Designed to draw you in

20th June 2003 at 01:00
Visiting a website created by a designer who is also a teacher can be highly instructive. The Auchinleck Academy art and design department's site, which will be the focus of a seminar at the SETT show, is a case in point.

It greets the visitor with an intriguing visual device: coloured shapes spiral around before resolving themselves into glimpses of a vivid landscape of pupils' paintings, surrounded by text explaining that the site has already won two awards.

The "Art Word of the Month" is disconcerting at first, as the definition ripples around the screen, following the cursor like a responsive if inebriated conga line.

However, Pamela Baxter's website does not feel like the ephemeral offerings so widespread on the Internet. It inspires confidence. It seems solid. It looks built to last.

Exploring the site is like wandering through a modern art gallery, its rooms bursting with colour, while your hand is held by a friendly, knowledgeable guide.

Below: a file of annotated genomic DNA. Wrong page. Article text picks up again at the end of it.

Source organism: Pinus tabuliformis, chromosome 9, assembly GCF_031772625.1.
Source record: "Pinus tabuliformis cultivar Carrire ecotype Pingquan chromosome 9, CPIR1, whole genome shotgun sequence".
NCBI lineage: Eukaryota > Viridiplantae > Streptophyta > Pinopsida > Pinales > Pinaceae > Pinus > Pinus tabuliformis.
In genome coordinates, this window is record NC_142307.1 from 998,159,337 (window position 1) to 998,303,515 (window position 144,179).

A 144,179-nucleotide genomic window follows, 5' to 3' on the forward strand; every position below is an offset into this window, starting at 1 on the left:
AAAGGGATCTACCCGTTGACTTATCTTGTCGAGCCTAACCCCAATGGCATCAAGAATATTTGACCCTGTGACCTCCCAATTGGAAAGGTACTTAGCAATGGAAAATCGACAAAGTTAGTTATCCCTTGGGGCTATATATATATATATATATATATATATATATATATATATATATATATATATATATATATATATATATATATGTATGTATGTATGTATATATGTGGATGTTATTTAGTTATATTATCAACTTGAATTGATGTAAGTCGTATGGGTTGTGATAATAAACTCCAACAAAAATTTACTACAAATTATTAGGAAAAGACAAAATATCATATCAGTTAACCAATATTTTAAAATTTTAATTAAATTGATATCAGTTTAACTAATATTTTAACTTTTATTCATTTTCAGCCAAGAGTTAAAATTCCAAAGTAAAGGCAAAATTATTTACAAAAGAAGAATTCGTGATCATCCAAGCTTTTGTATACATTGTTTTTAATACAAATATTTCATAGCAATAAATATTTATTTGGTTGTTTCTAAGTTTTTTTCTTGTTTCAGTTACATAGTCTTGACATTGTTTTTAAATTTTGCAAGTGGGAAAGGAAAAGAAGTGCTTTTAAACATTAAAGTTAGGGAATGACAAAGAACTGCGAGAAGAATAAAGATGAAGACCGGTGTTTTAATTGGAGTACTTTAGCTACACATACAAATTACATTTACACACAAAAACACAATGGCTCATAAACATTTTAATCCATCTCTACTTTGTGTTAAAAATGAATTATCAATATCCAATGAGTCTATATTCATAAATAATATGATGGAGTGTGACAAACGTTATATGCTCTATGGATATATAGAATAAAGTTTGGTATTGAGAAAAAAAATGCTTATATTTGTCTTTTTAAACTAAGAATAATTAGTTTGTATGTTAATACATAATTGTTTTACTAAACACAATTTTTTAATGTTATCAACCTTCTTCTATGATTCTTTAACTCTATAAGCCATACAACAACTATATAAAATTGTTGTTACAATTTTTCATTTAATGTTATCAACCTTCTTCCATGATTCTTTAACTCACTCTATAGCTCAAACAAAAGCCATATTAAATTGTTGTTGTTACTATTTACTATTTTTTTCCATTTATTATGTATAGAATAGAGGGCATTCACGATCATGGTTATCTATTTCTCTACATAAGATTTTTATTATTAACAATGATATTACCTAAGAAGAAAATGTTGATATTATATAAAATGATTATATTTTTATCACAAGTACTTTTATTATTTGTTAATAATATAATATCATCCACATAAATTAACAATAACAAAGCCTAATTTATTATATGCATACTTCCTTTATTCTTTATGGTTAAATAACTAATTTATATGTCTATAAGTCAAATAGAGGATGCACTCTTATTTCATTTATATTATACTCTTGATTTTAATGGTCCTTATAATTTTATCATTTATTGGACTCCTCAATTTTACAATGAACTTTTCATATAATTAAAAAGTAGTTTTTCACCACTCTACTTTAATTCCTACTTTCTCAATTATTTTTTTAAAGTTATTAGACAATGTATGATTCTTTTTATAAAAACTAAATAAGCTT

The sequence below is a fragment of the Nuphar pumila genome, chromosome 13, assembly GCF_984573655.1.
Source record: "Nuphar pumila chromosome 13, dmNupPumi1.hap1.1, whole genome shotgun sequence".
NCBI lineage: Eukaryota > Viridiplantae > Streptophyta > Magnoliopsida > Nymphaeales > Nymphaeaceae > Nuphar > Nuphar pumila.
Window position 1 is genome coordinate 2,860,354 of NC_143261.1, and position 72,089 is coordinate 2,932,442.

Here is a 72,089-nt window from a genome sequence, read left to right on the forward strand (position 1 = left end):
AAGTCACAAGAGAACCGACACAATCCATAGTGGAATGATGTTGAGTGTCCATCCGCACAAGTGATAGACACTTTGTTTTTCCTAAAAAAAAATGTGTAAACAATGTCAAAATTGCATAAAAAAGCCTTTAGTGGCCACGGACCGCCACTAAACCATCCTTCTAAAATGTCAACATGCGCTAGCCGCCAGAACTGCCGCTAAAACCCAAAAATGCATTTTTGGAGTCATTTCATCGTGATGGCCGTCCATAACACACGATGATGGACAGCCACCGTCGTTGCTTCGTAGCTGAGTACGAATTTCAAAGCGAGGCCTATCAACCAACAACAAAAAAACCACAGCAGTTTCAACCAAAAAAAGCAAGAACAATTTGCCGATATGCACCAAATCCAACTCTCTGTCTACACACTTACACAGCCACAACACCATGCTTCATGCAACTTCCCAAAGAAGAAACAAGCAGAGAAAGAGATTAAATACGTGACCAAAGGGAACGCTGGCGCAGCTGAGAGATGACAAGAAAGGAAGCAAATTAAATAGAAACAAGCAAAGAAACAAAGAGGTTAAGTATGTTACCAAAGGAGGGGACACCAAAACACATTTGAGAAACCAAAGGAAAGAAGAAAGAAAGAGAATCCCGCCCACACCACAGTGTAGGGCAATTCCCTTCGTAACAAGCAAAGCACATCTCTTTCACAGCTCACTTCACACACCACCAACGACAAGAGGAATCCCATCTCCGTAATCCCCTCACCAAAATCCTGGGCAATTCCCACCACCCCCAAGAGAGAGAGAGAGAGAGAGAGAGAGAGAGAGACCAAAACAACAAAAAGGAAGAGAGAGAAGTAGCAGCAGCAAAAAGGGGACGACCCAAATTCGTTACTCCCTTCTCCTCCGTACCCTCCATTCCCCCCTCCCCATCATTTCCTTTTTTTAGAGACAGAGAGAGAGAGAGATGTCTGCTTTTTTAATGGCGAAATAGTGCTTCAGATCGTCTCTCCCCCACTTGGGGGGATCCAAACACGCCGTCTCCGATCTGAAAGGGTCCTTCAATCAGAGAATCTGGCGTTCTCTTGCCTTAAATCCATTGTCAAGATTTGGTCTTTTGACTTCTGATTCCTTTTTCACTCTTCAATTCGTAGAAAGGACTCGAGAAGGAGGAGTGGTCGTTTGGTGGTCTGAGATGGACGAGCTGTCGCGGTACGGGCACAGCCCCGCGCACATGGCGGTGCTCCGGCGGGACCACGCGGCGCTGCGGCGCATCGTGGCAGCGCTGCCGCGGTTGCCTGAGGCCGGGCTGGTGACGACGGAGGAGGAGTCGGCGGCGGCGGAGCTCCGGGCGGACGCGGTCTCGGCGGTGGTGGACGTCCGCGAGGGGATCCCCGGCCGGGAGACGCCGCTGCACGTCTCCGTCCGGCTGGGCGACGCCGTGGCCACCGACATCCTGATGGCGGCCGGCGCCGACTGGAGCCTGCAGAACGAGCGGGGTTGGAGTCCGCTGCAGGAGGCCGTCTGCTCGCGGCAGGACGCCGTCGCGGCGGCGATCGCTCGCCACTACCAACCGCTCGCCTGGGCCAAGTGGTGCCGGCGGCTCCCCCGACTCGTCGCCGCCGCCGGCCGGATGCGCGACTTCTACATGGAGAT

On the Web, too much solidity can be stultifying. Great sites deliver variety, innovation and growth. While some parts of the Auchinleck Academy art site alter slowly - the course notes, homework assignments, advice on research and written work, careers information, resources for teachers - others are changing and developing.

"The site will continue to grow," says Ms Baxter. "An effective site is up-to-date and active."

This means in particular that the stunning student work currently showcased on the site will not remain there forever. Good galleries offer opportunities to show fresh talent.

"The website allows pupils to be creative," says Ms Baxter. "It encourages independent learning and has the power to boost people's confidence. It is very satisfying when you tell a pupil that their work is on the Web and they reply: 'Mine? Really?' "

www.sites.ecosse.nettheartbase

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